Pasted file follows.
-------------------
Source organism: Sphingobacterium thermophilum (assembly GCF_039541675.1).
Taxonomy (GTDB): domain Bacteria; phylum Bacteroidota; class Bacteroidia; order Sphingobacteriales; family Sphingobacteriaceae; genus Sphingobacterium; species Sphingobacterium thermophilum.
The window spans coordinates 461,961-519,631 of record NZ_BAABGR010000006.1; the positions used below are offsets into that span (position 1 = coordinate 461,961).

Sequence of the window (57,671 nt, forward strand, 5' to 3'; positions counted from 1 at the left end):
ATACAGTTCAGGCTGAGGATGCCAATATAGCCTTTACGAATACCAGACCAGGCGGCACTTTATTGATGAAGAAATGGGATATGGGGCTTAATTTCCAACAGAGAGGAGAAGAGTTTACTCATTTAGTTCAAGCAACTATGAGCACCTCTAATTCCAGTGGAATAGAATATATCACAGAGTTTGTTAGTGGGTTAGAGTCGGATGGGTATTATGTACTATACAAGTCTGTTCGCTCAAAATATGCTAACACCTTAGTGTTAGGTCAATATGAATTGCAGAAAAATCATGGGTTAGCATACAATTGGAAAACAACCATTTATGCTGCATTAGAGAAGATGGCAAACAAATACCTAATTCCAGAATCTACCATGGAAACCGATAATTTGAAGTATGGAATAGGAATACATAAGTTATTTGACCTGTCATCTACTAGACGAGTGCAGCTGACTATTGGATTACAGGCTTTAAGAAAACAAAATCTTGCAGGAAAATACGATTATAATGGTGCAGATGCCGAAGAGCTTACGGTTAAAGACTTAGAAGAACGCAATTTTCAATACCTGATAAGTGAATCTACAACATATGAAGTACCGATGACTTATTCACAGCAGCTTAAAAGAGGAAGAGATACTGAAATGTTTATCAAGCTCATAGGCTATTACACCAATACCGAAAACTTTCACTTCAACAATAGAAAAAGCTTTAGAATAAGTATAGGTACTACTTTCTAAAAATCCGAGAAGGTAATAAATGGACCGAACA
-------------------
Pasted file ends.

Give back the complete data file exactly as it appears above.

Source organism: Sphingobacterium thermophilum (assembly GCF_039541675.1).
Taxonomy (GTDB): domain Bacteria; phylum Bacteroidota; class Bacteroidia; order Sphingobacteriales; family Sphingobacteriaceae; genus Sphingobacterium; species Sphingobacterium thermophilum.
The window spans coordinates 461,961-519,631 of record NZ_BAABGR010000006.1; the positions used below are offsets into that span (position 1 = coordinate 461,961).

Sequence of the window (57,671 nt, forward strand, 5' to 3'; positions counted from 1 at the left end):
ATACAGTTCAGGCTGAGGATGCCAATATAGCCTTTACGAATACCAGACCAGGCGGCACTTTATTGATGAAGAAATGGGATATGGGGCTTAATTTCCAACAGAGAGGAGAAGAGTTTACTCATTTAGTTCAAGCAACTATGAGCACCTCTAATTCCAGTGGAATAGAATATATCACAGAGTTTGTTAGTGGGTTAGAGTCGGATGGGTATTATGTACTATACAAGTCTGTTCGCTCAAAATATGCTAACACCTTAGTGTTAGGTCAATATGAATTGCAGAAAAATCATGGGTTAGCATACAATTGGAAAACAACCATTTATGCTGCATTAGAGAAGATGGCAAACAAATACCTAATTCCAGAATCTACCATGGAAACCGATAATTTGAAGTATGGAATAGGAATACATAAGTTATTTGACCTGTCATCTACTAGACGAGTGCAGCTGACTATTGGATTACAGGCTTTAAGAAAACAAAATCTTGCAGGAAAATACGATTATAATGGTGCAGATGCCGAAGAGCTTACGGTTAAAGACTTAGAAGAACGCAATTTTCAATACCTGATAAGTGAATCTACAACATATGAAGTACCGATGACTTATTCACAGCAGCTTAAAAGAGGAAGAGATACTGAAATGTTTATCAAGCTCATAGGCTATTACACCAATACCGAAAACTTTCACTTCAACAATAGAAAAAGCTTTAGAATAAGTATAGGTACTACTTTCTAAAAATCCGAGAAGGTAATAAATGGACCGAACA